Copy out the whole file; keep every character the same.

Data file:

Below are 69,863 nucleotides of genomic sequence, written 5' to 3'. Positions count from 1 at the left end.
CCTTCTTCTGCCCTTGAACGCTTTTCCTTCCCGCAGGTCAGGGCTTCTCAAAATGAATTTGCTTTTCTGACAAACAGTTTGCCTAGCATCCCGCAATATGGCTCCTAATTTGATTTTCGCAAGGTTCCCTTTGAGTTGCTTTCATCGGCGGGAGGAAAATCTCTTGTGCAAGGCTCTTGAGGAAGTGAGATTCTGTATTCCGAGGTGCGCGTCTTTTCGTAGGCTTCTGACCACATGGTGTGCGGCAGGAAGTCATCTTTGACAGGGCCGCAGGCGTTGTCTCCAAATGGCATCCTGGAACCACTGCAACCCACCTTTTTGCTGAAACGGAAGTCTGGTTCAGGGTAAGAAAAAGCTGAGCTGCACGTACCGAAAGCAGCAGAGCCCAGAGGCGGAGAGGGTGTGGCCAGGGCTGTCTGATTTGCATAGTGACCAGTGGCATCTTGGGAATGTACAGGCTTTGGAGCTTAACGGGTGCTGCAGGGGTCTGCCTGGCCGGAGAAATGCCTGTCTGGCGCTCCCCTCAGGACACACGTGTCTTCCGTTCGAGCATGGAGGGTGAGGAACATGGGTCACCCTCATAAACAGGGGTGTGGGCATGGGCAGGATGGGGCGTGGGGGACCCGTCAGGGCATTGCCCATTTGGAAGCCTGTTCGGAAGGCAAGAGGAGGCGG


Below are 69,863 nucleotides of genomic sequence, written 5' to 3'. Positions count from 1 at the left end.
CCTTCTTCTGCCCTTGAACGCTTTTCCTTCCCGCAGGTCAGGGCTTCTCAAAATGAATTTGCTTTTCTGACAAACAGTTTGCCTAGCATCCCGCAATATGGCTCCTAATTTGATTTTCGCAAGGTTCCCTTTGAGTTGCTTTCATCGGCGGGAGGAAAATCTCTTGTGCAAGGCTCTTGAGGAAGTGAGATTCTGTATTCCGAGGTGCGCGTCTTTTCGTAGGCTTCTGACCACATGGTGTGCGGCAGGAAGTCATCTTTGACAGGGCCGCAGGCGTTGTCTCCAAATGGCATCCTGGAACCACTGCAACCCACCTTTTTGCTGAAACGGAAGTCTGGTTCAGGGTAAGAAAAAGCTGAGCTGCACGTACCGAAAGCAGCAGAGCCCAGAGGCGGAGAGGGTGTGGCCAGGGCTGTCTGATTTGCATAGTGACCAGTGGCATCTTGGGAATGTACAGGCTTTGGAGCTTAACGGGTGCTGCAGGGGTCTGCCTGGCCGGAGAAATGCCTGTCTGGCGCTCCCCTCAGGACACACGTGTCTTCCGTTCGAGCATGGAGGGTGAGGAACATGGGTCACCCTCATAAACAGGGGTGTGGGCATGGGCAGGATGGGGCGTGGGGGACCCGTCAGGGCATTGCCCATTTGGAAGCCTGTTCGGAAGGCAAGAGGAGGCGG